On campus, waxing poetic about diversity is like oxygen: It’s everywhere. A major talking point from day one (e.g., Under1Roof, Perspectives on Diversity, and every ResLife session), it lies at the heart of the Columbia experience. Classes, professors, books, and fellow students will challenge your biases and push you to think beyond your own certainties. After eight years working on this campus, though, I’m not here to wax poetic, but to challenge how hollow these messages can ring, particularly in the face of conflict.
University President Lee Bollinger has emphasized the centrality of the “scholarly temperament”: the ability “to acknowledge the difficulty and complexity of things, to set aside our preexisting beliefs, to hold simultaneously in our minds multiple angles of seeing things, to allow ourselves seemingly to believe another view as we consider it.” This ability to consider many perspectives and to avoid the absolutist assumption of right and wrong is only of heightened importance outside of the classroom.
When conflict arises, our instincts urge us to filter world events through the facile binaries of good and evil, economical and wasteful, ally and adversary, etc. And so we must, both as individuals and as a community, look to our studies here as a lesson in the complexity that we ourselves must bring to bear on our understanding of world events. For that reason, I’m going to urge us to embrace a radical humility about our own views.
I’m thinking, for example, about the war in Gaza this past summer. For many of us, social media outlets revealed themselves as forums inhospitable to a diversity of opinions, unable to challenge inherited biases. Seemingly every Facebook post unleashed a comments section full of hateful speech or an echo chamber of cheerleading. But with this new academic year upon us, and the Jewish New Year approaching, I am challenging myself to choose the bravery of humility. Let’s connect with one another and chip away at defensive postures, hear others’ narratives without often instinctual dismissiveness.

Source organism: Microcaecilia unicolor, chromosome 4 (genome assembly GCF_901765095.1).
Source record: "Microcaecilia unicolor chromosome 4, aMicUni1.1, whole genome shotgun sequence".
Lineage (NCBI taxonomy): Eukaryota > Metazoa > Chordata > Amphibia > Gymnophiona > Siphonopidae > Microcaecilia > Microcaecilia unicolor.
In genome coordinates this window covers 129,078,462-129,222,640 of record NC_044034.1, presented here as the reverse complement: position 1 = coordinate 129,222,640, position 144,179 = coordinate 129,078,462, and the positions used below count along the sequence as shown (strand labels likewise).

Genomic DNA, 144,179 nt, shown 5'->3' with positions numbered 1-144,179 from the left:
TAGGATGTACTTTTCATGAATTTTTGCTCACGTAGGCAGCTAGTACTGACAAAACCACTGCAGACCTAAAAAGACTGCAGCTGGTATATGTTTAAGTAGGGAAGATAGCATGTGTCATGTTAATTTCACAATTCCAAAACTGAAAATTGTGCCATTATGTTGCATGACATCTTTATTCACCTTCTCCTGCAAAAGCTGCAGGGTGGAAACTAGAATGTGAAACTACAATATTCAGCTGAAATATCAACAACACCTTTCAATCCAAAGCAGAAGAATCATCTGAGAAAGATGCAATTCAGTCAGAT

This notion can be traced back to an old rabbinic adage. In the Pirkei Avot, the collection of pithy teachings colloquially referred to as the Ethics of the Fathers, the ancient Jewish sages understood honest, well-intentioned dispute thusly: “Any debate that is for the sake of heaven is destined to endure; any debate that is not for the sake of heaven will not endure.” Strikingly, the honest disagreement will not be resolved. There is no mention of a divine truth appearing to put an end to the controversy once and for all. Instead, real difference is axiomatic, and the rabbis insist that such debate will carry on.
To be sure, this is not something I have mastered. Nor is it everyone’s cup of tea. This kind of openness can feel unstable for some or may lead to a weakened sense of identity. But for me, this kind of radical humility helps refine and strengthen my personal convictions. I have grown to feel most comfortable in my own particularity as I have come into deep contact with divergent opinions. Note that I am not endorsing using other people’s approaches as a foil for your own, in order to decide what you do not want to be. Rather, what I mean to say is that subjectivity is real, as real for others as it is for me, and as real for me as it is for others.
***this is cut & copied from the original post on ColumbiaSpectator.com used explicitly without any permission whatsoever but linked back and with credits given everywhere in every attempt to establish that this is in no way anything I did any work on and is fully just something I liked and used***
August 21, 2014 § 1 Comment
I’ve struggled with what to write about this summer.
While I was gone a civilian aircraft was shot down over the Ukraine – as well as an Air Algérie flight, which crashed in Mali. On both flights all on board were killed.
Conflict has been renewed between Israel and Palestine.
The death toll in Syria rises.
People realized that among the many casualties of ISIS are Christians.
There were horrible landslides in Nepal.